Vac’s ZK-meeting on (2/9/2024) will involve a discussion on Mova. This thread is to provide a brief explanation of Mova prior to the meeting, and to potentially lead to discussion that can be continued during and after the meeting.

# Mova Notes

This document describes Mova. Mova is a modification of Nova that replaces the error term commitment with an evaluation of the multilinear extension of the error term.

Mova has been implemented in Rust and compared to Hypernova and Nova. Based on Nethermind’s findings, it appears that Mova has a significant time advantage over Nova and Hypernova.

**Disclaimer:** The paper for Mova is written in terms of reductions of knowledge. Reductions of knowledge, to my knowledge, has only been formally discussed in the original paper that introduced it. These are specialized interactive ‘protocols’ with the output space being (potentially) different than \{\mathsf{accept}, \mathsf{reject}\}. Reductions of knowledge can be used to iteratively construct an interactive protocol (or folding argument) in an iterative manner. This is what Mova does with reductions of knowledge.

For the of this document, I will describe **Mova** without explicitly discussing reductions.

## Key Observation about Nova

An instance of R1CS, ({\bf{x}}; {\bf{w}}), satifies the equation (A\cdot {\bf{z}}) \circ (B \cdot {\bf{z}}) = C\cdot{\bf{z}} where the vector {\bf{z}} is given by {\bf{z}} = ({\bf{w}}, {\bf{x}}, 1). Nova considers a relaxation of R1CS that introduces an error vector {\bf{e}} and a scalar u: (A\cdot {\bf{z}}) \circ (B \circ {\bf{z}}) = u(C\cdot {\bf{z}}) + {\bf{e}}. In particular, Nova is a folding argument on the committed version of R1CS. This requires the Prover to commit to the error vector {\bf{e}} and the witness vector {\bf{w}}.

Mova points out that the error vector {\bf{e}} does not need a commitment. This is because {\bf{e}} is implicitly committed to by the commitment to the vector {\bf{w}} since {\bf{e}} = (A\cdot {\bf{z}}) \circ (B \cdot {\bf{z}}) - u(C \cdot {\bf{z}}). As such, Mova removes the commitment for {\bf{e}} and replaces it with an evaluation of the multilinear extension given by the vector {\bf{e}}.

That is, Mova considers the relation:

\mathcal{R}_{mR1CS} := \left\{ \begin{array}{l|l}({\bf{pp}}_{mR1CS}, \mathbb{x} := ({\bf{x}},v,u,W, {\bf{r}}); \mathbb{w} := {\bf{w}}, {\bf{e}}, s) &
{\bf{x}} \in \mathbb{F}^{\ell}, {\bf{w}} \in \mathbb{F}^{m-\ell-1}, {\bf{e}} \in \mathbb{F}^{m}, u,s \in \mathbb{F}\\
&(A \cdot {\bf{z}}) \circ (B \cdot {\bf{z}}) = u(C \cdot {\bf{z}}) + {\bf{e}} \; \text{ for}\\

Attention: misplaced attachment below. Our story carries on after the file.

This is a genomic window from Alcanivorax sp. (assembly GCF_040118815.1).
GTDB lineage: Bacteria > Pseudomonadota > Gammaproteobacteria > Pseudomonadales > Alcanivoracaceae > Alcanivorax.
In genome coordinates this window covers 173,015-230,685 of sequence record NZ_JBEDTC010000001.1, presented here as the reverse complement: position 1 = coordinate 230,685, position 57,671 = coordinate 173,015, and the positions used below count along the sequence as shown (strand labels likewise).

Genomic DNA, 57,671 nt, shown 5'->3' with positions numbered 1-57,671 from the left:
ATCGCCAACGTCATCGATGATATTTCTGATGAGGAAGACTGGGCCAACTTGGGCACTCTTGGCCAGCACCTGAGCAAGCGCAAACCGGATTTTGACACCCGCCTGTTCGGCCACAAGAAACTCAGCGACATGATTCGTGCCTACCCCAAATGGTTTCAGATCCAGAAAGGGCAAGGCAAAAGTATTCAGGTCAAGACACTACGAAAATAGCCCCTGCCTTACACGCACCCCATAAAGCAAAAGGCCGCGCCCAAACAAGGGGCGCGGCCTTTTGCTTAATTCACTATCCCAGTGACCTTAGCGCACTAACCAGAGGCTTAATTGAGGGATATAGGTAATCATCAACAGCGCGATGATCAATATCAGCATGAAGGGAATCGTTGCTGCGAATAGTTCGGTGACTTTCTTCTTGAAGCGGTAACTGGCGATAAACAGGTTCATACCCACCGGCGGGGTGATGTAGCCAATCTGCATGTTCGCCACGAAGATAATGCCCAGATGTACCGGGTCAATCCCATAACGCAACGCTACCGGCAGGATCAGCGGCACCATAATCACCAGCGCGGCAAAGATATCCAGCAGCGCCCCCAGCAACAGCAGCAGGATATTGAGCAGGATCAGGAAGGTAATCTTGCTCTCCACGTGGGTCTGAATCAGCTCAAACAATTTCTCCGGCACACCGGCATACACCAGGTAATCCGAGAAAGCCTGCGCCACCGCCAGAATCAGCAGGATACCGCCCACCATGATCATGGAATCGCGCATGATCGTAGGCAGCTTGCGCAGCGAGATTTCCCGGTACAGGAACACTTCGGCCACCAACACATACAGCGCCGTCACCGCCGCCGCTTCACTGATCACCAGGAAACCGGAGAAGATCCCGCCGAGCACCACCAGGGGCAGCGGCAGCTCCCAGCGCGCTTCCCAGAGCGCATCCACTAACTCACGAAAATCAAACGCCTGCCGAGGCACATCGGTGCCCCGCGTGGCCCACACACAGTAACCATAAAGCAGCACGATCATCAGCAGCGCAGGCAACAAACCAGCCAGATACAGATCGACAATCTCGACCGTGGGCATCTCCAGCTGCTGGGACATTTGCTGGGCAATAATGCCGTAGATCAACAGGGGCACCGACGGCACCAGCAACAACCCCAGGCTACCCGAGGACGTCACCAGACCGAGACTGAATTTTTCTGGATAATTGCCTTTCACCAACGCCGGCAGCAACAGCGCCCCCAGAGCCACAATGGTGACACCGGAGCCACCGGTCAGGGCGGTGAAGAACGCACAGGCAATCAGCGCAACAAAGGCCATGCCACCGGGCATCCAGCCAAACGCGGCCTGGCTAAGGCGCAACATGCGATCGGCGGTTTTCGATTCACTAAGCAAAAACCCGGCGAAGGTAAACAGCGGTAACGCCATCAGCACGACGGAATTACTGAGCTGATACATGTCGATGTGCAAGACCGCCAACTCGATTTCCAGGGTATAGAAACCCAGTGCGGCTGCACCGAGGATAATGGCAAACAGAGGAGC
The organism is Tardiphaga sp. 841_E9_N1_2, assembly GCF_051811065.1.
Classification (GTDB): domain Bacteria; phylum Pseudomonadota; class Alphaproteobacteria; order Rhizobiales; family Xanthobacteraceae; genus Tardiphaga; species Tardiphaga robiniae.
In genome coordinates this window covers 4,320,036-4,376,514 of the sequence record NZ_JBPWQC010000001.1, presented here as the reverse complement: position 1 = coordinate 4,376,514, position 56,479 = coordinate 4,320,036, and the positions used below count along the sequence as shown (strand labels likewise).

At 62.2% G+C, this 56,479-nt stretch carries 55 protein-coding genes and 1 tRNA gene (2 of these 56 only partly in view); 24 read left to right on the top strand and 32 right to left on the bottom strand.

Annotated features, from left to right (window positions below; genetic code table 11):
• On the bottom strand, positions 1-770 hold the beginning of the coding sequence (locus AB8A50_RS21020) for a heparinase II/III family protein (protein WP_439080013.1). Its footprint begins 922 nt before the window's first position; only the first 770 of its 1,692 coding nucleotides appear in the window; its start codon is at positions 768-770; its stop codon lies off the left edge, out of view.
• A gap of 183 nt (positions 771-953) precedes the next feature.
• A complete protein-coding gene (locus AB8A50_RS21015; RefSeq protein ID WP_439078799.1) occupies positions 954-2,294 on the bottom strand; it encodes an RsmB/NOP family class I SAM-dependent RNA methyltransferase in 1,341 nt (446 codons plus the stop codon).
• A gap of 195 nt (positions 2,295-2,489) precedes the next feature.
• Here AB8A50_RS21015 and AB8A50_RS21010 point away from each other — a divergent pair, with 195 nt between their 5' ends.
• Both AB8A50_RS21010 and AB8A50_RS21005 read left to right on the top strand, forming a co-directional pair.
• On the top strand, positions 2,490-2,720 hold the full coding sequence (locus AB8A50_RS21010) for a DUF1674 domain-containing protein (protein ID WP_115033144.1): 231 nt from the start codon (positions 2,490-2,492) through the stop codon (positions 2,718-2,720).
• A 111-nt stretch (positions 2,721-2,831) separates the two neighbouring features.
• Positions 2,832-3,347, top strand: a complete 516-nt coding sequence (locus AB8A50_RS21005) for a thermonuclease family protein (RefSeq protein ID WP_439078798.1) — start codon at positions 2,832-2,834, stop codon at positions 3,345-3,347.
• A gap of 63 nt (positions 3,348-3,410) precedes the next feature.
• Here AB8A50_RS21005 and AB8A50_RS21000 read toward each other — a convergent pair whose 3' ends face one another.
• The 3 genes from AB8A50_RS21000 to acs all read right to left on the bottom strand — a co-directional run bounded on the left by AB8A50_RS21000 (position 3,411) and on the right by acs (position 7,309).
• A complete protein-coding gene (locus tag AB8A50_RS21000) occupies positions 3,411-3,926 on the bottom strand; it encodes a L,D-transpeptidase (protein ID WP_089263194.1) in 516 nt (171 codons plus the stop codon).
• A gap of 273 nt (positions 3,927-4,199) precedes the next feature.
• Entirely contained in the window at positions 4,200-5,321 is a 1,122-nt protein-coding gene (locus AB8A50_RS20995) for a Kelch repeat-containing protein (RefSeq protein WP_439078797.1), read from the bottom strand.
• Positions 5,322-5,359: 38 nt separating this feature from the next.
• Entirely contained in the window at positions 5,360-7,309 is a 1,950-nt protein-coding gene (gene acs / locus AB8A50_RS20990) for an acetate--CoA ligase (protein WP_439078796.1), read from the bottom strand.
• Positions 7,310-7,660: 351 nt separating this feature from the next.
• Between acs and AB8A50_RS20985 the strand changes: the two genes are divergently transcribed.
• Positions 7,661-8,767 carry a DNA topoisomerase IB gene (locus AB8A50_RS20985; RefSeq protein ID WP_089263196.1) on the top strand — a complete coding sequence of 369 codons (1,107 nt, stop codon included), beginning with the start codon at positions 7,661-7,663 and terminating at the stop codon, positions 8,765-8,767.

&{\bf{z}} := ({\bf{w}}, {\bf{x}}, u), \mathsf{mle}_{{\bf{e}}}({\bf{r}}) = u\\
& W = \mathsf{com}({\bf{w}}, s)
\end{array} \right\}.

## Variables

We assume the matrices A,B, C are m \times m matrices with at most n = \Omega(m) nonzero entries. The variable \ell denotes the number of public parameters. Since {\bf{z}} = ({\bf{w}},{\bf{x}},u) \in \mathbb{F}^m, the witness vector {\bf{w}} is of length m-\ell-1.

## Mova Design

Mova is designed using composition of reductions of knowledge. For the ease of understanding, I’ll surpress the reductions. Instead, I’ll focus on general steps. High level view,

- We show that each R1CS instance can be mapped to a mR1CS.
- Given two mR1CS instances, we can make sure both of these instances share the same random point for evaluation.
- Given two mR1CS instances that share the same random point evaluation, we can fold these instances together into a single mR1CS instance.

I present these steps in detail in the reverse order. The reason for the reverse order is because I think it makes more sense to understand the purpose of the previous step.

### Step 3

Suppose that we have two instances of mR1CS that share the same evaluation point {\bf{r}}. That is, we have the statements ({\bf{x}}_1, v_1, u_1, W_1, {\bf{r}}_1) and ({\bf{x}}_2, v_2, u_2, W_2, {\bf{r}}_2) where (A\cdot {\bf{z}}_1) \circ (B \cdot {\bf{z}}_1) = u_1 C \cdot {\bf{z}}_1 + {\bf{e}}_1 and (A\cdot {\bf{z}}_2) \circ (B \cdot {\bf{z}}_2) = u_2 C \cdot {\bf{z}}_2 + {\bf{e}}_2 for vectors {\bf{z}}_i := ({\bf{w}}_i, {\bf{x}}_i, u_i) and error vectors {\bf{e}}_1, {\bf{e}}_2. Note that W_1, W_2 \in \mathbb{G}_1 are commitments to the vectors {\bf{w}}_1 and {\bf{w}}_2.

### Step 2

We saw that in Step 3 that two instances of mR1CS so that their evaluation vectors are the same can be folded into a single instance of mR1CS. In this section, we will show how we can take two instances of mR1CS that have distinct evaluation vectors, {\bf{r}}_1 and {\bf{r}}_2, and map these to two instances of mR1CS with that share the same evaluation vector {\bf{r}}.